During the first 30 days of treatment, clients focus on detox, withdrawal, and establishing therapeutic relationships, according to Bennett Fletcher, a senior research psychologist at NIDA. In many cases, the issues underlying the substance abuse problem are just beginning to surface after the initial 30-day treatment period. The real learning and progress occur within the next few weeks and months, with ongoing supervision and insight from addiction specialists.

As a result of these findings, some of the most renowned substance abuse treatment centers have begun to offer 45- and 90-day programs. As a research-based outdoor therapy program, Four Circles was one of first young adult programs to understand the importance of long-term addiction treatment and aftercare. With a minimum length of stay of 42 days and treatment plans that extend up to 90 days, Four Circles has been on the cutting edge of addiction treatment since its inception.

Addiction is a chronic, progressive illness that can be fatal if left untreated. Like other serious medical illnesses, such as diabetes or heart disease, treatment must occur over months and even years in order to achieve a full recovery. With appropriate long-term treatment, clients can learn how to identify and cope with triggers for drug or alcohol use, build a social support network, and cement the skills that are essential for lasting sobriety.

Adventure-Based Therapy At Four Circles

The Adventure-Based Treatment Curriculum at Four Circles

By its nature, outdoor therapy is full of adventure. But at Four Circles, we take adventure to a whole new level.

Adventurous activities like rock climbing, fly-fishing, and canoeing are a regular part of the curriculum at Four Circles. As part of our clinical programming, adventure trips to nearby mountains and rivers remind our clients that being csober can be rewarding and fun. Through adrenaline-pumping activities, clients discover new pastimes and interests that make them feel excited and energized without using drugs or alcohol.

As with all components of the substance abuse treatment program at Four Circles, our staff takes the highest safety precautions during outdoor adventure trips. In line with our philosophy of “challenge by choice,” clients are never forced to participate in any of the activities, but are encouraged to observe and learn along with the group.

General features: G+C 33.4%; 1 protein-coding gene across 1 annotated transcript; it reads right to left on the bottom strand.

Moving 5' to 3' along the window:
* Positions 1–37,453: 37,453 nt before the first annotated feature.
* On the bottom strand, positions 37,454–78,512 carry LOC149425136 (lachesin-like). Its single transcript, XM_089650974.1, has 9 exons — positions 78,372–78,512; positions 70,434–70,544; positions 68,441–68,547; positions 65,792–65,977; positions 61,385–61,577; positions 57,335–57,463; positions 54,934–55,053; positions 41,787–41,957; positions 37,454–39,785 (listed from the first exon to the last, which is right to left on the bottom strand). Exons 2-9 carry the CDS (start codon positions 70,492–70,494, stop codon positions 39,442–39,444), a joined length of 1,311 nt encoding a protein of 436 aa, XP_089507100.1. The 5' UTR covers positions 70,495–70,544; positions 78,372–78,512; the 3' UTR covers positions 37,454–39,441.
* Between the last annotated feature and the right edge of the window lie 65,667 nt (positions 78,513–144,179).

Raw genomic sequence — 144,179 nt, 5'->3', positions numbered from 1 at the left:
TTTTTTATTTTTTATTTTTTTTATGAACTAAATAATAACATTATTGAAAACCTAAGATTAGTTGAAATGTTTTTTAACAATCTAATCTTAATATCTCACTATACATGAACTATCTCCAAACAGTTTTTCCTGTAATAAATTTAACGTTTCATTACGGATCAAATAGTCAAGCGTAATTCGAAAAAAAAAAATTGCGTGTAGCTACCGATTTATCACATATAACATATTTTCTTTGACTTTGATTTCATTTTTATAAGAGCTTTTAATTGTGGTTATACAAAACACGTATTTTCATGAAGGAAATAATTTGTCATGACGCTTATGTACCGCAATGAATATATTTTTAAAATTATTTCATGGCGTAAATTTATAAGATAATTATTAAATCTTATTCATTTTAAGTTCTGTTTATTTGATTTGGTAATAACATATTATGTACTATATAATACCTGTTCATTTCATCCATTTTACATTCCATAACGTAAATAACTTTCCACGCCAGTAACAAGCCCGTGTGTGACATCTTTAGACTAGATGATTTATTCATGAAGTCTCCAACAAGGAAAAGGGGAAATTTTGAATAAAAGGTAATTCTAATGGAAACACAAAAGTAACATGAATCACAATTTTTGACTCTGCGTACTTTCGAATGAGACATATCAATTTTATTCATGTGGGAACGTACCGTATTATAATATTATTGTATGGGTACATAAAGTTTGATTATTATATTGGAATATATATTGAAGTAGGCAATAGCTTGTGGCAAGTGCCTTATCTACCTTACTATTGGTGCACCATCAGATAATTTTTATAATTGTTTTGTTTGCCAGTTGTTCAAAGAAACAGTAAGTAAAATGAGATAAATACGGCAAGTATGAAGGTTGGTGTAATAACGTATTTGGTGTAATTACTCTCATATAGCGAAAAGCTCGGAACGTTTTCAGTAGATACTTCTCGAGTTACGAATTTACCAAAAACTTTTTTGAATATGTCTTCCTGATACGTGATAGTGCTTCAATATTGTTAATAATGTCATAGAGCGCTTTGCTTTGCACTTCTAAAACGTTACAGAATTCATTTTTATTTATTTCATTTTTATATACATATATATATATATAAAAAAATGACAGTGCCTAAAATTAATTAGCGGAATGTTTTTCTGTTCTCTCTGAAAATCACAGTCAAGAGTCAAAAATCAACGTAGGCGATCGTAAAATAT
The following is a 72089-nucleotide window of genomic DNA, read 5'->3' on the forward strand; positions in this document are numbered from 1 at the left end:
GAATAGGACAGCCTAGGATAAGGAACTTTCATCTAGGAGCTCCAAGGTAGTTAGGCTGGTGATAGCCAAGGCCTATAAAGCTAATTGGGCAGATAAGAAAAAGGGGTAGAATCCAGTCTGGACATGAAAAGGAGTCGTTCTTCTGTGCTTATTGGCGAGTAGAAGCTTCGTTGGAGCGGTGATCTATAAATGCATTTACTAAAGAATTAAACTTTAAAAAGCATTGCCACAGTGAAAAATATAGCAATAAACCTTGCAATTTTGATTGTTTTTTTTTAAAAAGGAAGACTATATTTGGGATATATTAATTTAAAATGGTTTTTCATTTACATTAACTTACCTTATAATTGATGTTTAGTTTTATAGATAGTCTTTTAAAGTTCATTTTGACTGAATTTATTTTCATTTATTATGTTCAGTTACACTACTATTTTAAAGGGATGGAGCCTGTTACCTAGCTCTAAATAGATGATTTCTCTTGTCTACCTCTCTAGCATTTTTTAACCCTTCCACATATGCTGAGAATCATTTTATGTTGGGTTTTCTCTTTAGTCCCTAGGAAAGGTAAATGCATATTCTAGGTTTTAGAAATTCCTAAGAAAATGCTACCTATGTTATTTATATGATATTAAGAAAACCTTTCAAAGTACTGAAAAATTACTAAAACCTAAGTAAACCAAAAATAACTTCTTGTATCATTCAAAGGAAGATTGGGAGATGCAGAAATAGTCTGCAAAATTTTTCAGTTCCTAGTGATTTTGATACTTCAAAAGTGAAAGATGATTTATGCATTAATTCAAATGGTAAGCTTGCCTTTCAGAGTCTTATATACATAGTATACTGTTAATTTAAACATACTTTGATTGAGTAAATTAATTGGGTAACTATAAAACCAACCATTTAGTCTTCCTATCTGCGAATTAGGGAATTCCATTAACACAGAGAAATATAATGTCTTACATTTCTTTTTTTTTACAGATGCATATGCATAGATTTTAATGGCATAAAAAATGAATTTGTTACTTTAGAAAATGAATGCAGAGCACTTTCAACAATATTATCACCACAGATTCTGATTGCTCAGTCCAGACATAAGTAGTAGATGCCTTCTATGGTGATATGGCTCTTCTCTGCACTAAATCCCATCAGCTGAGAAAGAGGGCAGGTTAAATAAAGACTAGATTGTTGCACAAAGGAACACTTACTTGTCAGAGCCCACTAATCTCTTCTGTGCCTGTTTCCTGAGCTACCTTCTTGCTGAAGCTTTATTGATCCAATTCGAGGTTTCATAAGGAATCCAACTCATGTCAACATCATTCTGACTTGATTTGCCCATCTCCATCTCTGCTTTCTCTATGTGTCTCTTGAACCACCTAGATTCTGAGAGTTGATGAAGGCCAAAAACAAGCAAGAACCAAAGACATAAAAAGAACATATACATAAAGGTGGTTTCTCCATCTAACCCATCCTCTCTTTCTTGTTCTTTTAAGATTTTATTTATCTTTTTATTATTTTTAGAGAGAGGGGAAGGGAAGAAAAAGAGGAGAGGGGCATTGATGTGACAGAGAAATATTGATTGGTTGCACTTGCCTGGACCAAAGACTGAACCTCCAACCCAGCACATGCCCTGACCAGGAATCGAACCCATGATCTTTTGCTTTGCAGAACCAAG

Much more than a fun recreational outlet, the adventure trips also serve an important therapeutic purpose. Every new activity challenges clients to push their limits, and also brings out emotions and behavior patterns quickly so therapists can assist in processing those emotions and channeling them in more constructive ways. This type of “peak experience” has proven to aid greatly in recovery from drug or alcohol abuse.

Adventure-based activities also help young adults in recovery stay mindful of the present moment while building their skills and confidence. The rock climbing, canoeing, and fly-fishing outings are rich with metaphor, giving therapists new opportunities to explore the issues underlying each client’s limiting beliefs about themselves and how they view the world.

Taking advantage of the beautiful landscapes surrounding our campus, as well as the multiple climbing areas and dozens of streams and ponds nearby, outdoor activities are a natural complement to the individual therapy, group therapy, and 12-Step curriculum offered at Four Circles. The adventure-based curriculum, while invigorating and fun, also presents one more opportunity for clients to connect with the natural world and focus on their recovery.

Just as it may, at first, seem impossible to scale the mountainside, young people begin to realize that a life without drugs or alcohol is not only possible, but deeply fulfilling. When you push your limits and step outside your comfort zone, a whole world of possibilities opens up.

We are affiliated with the following organizations, which provide accreditation, education, and training to ensure quality behavioral health and addiction treatment.
  • Commission on Accreditation of Rehabilitation Facilities (CARF)
  • National Association of Addiction Treatment Providers (NAATP)
  • National Association of Therapeutic Schools and Programs (NATSAP)
  • Outdoor Behavioral Healthcare Council
  • The Jason Foundation